Engineer Shubhendu Sharma (30) nurtures the dream of growing trees in the heart of the ever-expanding cities in India. He started his journey of producing small forests within the busy Indian cities in 2011 after he cultivated his very own small forest on a land he owned in Kashipur, Uttarakhand.
Shubhendu made a business out of planting trees across India and inspired hundred others to follow his footsteps.
“I plant forests because I like to see nature regenerate itself in a natural way”
A few months after he grew his own 270-tree forest, Sharma launched a business to create small forests in urban areas. He formed his own company Afforestt which has till date has created over 75 forests, some of which are outside India. Afforestt has also planted forests in Singapore, Pakistan, the Netherlands and the United States.
Anyone can grow their own forest in merely two years using Sharma’s method. This is a significant idea in a place like India where about 45 percent of land has been degraded by deforestation, unsustainable farming methods and excessive groundwater extraction. Thankfully, India still has about 68 million hectares of forested land, which makes it the 10th most forested country in the world.
He learned the forestation technique in 2008 when he was an engineer with Toyota. The company had invited Akira Miyawaki, a Japanese botanist specialised in plant ecology, to conduct a workshop teaching forestation methods. Shubhendu was very impressed with the talk and decided to work in the similar field.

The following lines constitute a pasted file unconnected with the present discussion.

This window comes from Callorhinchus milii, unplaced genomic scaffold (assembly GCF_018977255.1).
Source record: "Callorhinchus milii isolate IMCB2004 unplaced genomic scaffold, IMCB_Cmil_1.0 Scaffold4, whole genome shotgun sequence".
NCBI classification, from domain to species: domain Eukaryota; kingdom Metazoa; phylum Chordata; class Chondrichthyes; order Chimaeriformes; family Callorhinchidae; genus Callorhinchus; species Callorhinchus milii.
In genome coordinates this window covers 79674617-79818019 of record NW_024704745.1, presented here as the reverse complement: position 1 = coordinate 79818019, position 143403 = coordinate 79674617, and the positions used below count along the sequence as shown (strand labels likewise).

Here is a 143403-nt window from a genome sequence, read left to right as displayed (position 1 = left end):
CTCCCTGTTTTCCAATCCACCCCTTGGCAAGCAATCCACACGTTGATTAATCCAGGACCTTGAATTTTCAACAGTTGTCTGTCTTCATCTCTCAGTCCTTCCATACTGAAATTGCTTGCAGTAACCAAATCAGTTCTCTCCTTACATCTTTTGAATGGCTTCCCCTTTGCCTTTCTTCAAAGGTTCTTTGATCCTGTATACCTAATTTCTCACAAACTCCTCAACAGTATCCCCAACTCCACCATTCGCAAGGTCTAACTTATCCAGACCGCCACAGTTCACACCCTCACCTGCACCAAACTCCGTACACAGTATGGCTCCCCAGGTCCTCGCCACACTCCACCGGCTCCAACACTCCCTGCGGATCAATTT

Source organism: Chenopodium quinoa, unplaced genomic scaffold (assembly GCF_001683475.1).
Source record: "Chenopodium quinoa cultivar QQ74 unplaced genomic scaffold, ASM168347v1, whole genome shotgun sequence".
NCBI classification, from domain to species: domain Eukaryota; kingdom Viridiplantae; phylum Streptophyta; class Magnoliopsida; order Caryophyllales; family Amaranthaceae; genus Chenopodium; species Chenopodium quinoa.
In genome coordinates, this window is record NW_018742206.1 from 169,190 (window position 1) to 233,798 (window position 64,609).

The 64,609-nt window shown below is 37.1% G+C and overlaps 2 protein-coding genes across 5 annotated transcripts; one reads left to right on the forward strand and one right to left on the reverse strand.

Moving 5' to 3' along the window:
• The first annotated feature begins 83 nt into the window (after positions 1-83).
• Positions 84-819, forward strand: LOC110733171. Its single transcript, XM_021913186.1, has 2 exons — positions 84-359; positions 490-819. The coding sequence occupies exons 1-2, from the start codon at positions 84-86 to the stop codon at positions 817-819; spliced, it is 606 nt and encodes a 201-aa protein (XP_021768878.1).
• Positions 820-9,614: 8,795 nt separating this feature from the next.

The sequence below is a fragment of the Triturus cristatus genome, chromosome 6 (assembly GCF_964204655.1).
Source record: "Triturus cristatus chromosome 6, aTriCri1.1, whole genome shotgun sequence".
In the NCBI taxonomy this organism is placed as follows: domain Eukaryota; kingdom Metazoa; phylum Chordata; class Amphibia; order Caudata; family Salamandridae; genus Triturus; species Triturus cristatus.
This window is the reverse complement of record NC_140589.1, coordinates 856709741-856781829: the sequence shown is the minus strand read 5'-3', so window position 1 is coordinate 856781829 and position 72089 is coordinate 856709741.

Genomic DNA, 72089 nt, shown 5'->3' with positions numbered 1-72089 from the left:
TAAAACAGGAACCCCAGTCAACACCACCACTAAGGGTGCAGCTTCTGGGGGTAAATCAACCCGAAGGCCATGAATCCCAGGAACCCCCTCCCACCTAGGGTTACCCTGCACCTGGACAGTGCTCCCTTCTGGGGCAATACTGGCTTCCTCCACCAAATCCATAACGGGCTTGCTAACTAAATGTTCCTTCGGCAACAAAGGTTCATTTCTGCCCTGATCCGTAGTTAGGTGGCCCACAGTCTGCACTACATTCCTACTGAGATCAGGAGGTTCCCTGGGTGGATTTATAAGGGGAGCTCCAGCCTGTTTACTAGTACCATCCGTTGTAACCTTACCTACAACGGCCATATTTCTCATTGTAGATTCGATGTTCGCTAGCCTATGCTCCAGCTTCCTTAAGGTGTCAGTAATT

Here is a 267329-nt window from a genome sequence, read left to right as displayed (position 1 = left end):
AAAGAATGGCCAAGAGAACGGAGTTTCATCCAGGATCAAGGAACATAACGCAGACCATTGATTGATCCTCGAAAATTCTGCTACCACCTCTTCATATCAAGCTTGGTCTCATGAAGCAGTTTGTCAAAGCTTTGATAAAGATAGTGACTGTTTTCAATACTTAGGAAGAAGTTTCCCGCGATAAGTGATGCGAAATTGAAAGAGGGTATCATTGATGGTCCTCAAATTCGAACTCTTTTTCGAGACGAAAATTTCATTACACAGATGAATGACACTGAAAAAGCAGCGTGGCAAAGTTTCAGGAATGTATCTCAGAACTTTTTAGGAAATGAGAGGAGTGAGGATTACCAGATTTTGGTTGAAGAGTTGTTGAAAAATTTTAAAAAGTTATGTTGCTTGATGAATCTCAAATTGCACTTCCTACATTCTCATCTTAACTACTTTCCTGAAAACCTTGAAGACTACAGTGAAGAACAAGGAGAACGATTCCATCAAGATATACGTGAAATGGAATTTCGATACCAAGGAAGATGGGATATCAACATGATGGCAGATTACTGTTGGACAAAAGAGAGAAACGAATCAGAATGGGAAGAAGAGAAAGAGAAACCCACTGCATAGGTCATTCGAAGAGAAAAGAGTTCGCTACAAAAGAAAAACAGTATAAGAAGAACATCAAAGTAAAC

With his guidance, for over a six-month period, 300 volunteers together planted over 30,000 trees on a land owned by Toyota. Within two years, the forest flourished sprouting ambitions in Sharma. In November 2010, he started planting trees at his own house and then for others, too.
Before planting, he inspects the soil for availability of nutrients and adds biomass from the surrounding environment to make the soil more porous. This helps water to easily penetrate and reach the growing tree roots.
He also adds micro-organisms (bacteria and microscopic mushrooms) that feed off of the biomass mixed in with the soil to produce the nutrients naturally. Then he identifies the kind of trees which are native to the site and plant trees accordingly (by dividing the trees into our categories: bushes, small trees, regular trees and trees that create canopies).
“We’ll soon create a forest in the Val de Loire region in France”
Shubhendu and his team will start a new project in Val de Loire region in France, in November 2016. In Europe, they charge 40 euros per square metre whereas in India, they only charge 10 euros per square metre.
7,000 trees in a single day in 2013
Dr Vivek Nagarajan is a professor at the University of Technology in Coimbatore, in southern India. He and his students used Shubhendu Sharma’s method to plant a forest. In a single day, around 300 student volunteers planted over 7,000 trees around the University.